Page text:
Now that you have been introduced to Office Politics and have a good sense of how you can be successful, it is time to talk about managing your team!

As I described earlier, I will be covering this topic in three podcasts. The first podcast provided an introduction. The second was about how you can be successful. And this one covers how to manage your team.

You can get the slides that I used here.


  1. Be a Role Model
  2. Minimize Politics in Your Team
  3. Align and Support Company Culture
  4. Champion Members of Your Team
  5. Recognize and Support Diversity
  6. Provide Positive Transparency

Be a Role Model

  • Demonstrate confidence and leadership.
  • Don’t be afraid to be unique. Communicate and interact with everyone. 
  • Show respect and concern for others.
  • Be knowledgeable and well-rounded.
  • Have humility and willingness to admit mistakes.
  • Do good things outside the job.

Minimize Politics in Your Team

HireHire the right people (the right kind of ambition)
AlignAlign your team, provide a clear vision with supporting goals
FairTreat everyone fairly
Zero ToleranceShow no tolerance for divisive behavior (gossip, “he said, she said”, unwillingness to work together, etc.)
Open and HonestMake sure communication is open and honest
DiscussDiscuss approaches to dealing with political issues

Align and Support Company Culture

“You Are Either With Us or Against Us”

Champion Your Team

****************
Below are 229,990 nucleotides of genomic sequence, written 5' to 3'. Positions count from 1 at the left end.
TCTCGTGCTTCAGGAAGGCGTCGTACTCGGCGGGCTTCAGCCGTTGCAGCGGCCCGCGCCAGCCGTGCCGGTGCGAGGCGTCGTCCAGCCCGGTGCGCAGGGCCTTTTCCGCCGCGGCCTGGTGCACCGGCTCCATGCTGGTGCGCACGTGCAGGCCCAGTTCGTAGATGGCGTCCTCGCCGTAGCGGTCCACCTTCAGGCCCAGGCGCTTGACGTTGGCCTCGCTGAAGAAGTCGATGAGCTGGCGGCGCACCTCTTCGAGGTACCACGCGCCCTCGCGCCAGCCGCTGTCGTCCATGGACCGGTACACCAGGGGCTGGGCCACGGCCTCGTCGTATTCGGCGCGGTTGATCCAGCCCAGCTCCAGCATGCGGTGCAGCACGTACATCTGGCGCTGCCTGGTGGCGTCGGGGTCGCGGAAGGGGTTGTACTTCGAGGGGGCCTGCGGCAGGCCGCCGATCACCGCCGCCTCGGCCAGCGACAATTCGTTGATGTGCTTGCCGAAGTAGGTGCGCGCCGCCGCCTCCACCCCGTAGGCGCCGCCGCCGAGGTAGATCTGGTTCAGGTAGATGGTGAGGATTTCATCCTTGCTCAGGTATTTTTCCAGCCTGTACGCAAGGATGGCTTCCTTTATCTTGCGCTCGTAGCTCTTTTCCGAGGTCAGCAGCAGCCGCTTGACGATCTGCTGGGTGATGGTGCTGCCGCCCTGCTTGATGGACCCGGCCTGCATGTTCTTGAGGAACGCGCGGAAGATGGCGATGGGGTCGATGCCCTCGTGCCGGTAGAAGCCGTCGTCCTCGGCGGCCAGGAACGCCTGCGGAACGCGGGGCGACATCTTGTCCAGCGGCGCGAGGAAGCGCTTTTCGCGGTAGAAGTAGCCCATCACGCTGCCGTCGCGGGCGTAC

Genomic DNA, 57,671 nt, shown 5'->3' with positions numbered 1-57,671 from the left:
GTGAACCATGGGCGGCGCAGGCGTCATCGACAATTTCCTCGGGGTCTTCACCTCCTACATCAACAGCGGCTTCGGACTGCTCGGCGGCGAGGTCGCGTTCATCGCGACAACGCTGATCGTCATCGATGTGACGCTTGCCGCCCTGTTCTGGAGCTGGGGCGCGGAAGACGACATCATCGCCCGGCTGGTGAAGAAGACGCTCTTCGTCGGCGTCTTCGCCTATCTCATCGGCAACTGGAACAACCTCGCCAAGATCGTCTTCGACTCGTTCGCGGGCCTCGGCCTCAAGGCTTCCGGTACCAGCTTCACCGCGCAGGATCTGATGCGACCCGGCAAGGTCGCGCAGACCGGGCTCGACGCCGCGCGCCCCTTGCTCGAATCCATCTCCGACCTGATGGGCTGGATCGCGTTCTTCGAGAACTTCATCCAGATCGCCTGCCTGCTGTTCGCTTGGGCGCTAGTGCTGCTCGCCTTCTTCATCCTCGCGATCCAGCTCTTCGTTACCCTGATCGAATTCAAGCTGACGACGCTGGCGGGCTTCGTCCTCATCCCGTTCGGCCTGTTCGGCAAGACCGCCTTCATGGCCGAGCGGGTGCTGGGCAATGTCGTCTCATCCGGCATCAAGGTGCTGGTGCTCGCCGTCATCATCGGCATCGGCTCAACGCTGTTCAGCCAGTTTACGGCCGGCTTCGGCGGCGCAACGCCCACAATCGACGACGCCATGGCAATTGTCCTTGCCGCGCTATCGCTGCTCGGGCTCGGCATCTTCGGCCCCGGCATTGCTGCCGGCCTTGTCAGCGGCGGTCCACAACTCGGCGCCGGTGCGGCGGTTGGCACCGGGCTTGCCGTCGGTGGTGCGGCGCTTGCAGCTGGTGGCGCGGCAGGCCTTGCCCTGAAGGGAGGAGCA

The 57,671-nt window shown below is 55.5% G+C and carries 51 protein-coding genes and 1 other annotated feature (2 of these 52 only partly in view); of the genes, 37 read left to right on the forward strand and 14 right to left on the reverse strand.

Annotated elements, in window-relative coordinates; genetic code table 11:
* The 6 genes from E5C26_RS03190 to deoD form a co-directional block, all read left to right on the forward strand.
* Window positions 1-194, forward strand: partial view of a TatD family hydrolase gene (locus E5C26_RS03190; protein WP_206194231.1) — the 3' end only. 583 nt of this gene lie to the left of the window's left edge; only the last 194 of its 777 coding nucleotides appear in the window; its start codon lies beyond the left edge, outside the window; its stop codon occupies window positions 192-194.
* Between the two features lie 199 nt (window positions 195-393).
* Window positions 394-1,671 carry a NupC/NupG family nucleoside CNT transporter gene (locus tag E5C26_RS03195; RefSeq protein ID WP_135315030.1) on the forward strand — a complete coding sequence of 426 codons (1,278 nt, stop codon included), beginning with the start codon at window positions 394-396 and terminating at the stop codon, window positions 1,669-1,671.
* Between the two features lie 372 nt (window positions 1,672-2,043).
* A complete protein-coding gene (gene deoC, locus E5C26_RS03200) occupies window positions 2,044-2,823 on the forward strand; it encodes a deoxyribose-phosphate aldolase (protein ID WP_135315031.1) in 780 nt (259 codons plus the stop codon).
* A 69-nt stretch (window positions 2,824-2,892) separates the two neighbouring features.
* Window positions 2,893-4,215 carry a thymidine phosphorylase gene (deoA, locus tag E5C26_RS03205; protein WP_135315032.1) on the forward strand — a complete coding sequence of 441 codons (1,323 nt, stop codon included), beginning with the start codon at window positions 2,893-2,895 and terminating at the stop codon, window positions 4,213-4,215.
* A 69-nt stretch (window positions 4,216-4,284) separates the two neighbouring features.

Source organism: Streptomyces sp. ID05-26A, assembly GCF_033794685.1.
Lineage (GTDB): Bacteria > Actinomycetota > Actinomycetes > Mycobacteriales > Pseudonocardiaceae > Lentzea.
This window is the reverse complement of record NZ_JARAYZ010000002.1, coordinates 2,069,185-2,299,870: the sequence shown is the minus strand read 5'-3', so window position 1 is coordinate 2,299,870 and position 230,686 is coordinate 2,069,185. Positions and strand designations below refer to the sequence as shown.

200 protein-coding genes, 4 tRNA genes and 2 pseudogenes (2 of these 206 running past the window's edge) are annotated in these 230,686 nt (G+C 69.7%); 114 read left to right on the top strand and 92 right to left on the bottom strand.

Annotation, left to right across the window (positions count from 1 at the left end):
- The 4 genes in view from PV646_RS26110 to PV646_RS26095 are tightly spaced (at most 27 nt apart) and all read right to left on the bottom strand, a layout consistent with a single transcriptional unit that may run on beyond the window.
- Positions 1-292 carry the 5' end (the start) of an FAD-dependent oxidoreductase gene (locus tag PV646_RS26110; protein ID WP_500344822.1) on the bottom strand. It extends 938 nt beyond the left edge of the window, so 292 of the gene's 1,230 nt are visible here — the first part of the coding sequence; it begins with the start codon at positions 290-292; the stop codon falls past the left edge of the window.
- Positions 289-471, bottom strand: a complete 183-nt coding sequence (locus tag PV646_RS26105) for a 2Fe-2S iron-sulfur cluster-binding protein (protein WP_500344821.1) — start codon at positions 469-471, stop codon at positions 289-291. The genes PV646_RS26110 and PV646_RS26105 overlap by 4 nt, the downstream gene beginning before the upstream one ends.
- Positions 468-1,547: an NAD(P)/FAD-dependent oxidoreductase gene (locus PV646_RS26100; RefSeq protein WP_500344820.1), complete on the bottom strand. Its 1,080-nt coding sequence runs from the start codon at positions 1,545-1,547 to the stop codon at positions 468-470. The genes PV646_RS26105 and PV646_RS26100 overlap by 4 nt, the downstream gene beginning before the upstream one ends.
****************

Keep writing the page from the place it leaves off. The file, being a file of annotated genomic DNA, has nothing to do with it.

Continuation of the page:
• Check-in frequently
  • Ask them how they are doing and what you can do to help
    • Then do it!
  • Go beyond the surface, understand the details
  • Share your thoughts, and ask for theirs
  • Orchestrate wins
  • Communicate their successes with your peers and leadership
  • Provide them with projects and tasks that will help them grow
  • Give them time for development (classes, projects, etc.)
  • Support their career aspirations (even if it might mean they leave your group or the company)

Recognize and Support Diversity

Diversity improves a team’s problem-solving abilities

There’s never one way to solve a problem. Each person’s unique problem-solving approach is based on a blend of our different backgrounds, experiences, personality and the different ways we process information. The more diverse your team is, the more opportunities you’ll have to approach a problem from different angles.

McKinsey and Co

Positive Transparency

It is easy to say that managers should be transparent. Communicate what you know and hear to their teams.

  • But that is not always the best approach.


I agree that this is important.

But you must provide context. You must fit it into a larger narrative with respect to the organization or company’s vision, mission, and goals.

An example is worth 1000 words.

  • An organization reduces investment in a product that is important to your customers
  • Two organizations are merged

Example – Delivering an Innovative Solution

Status Quo

  • Traditional break-fix support model
  • Very high NPS score
  • A customer-first leader with support from executives
  • Large, worldwide, well-trained, and committed organization
  • Not scaling to the complexity of the new products
  • ¡Expensive to continue to scale


  • Move from reactive to proactive support model
  • Based on collecting telemetry data from customers
  • Change workflow for support staff
  • Risk NPS
  • Uncomfortable for the leader
  • Well-aligned with new products
  • Inexpensive to scale

Drove change with key influencers, primarily executives. Most importantly, the CEO. Leveraged some top-down help in aligning those who were not fully bought in.


What will you do differently TOMORROW based on listening to this? Here are a few options.

  • Spend time with your team aligning to the vision, mission, and/or goals.
  • Identify divisive behavior in your team and address it.
  • Put in place a plan to increase diversity in your team.

See Also

Categories: People


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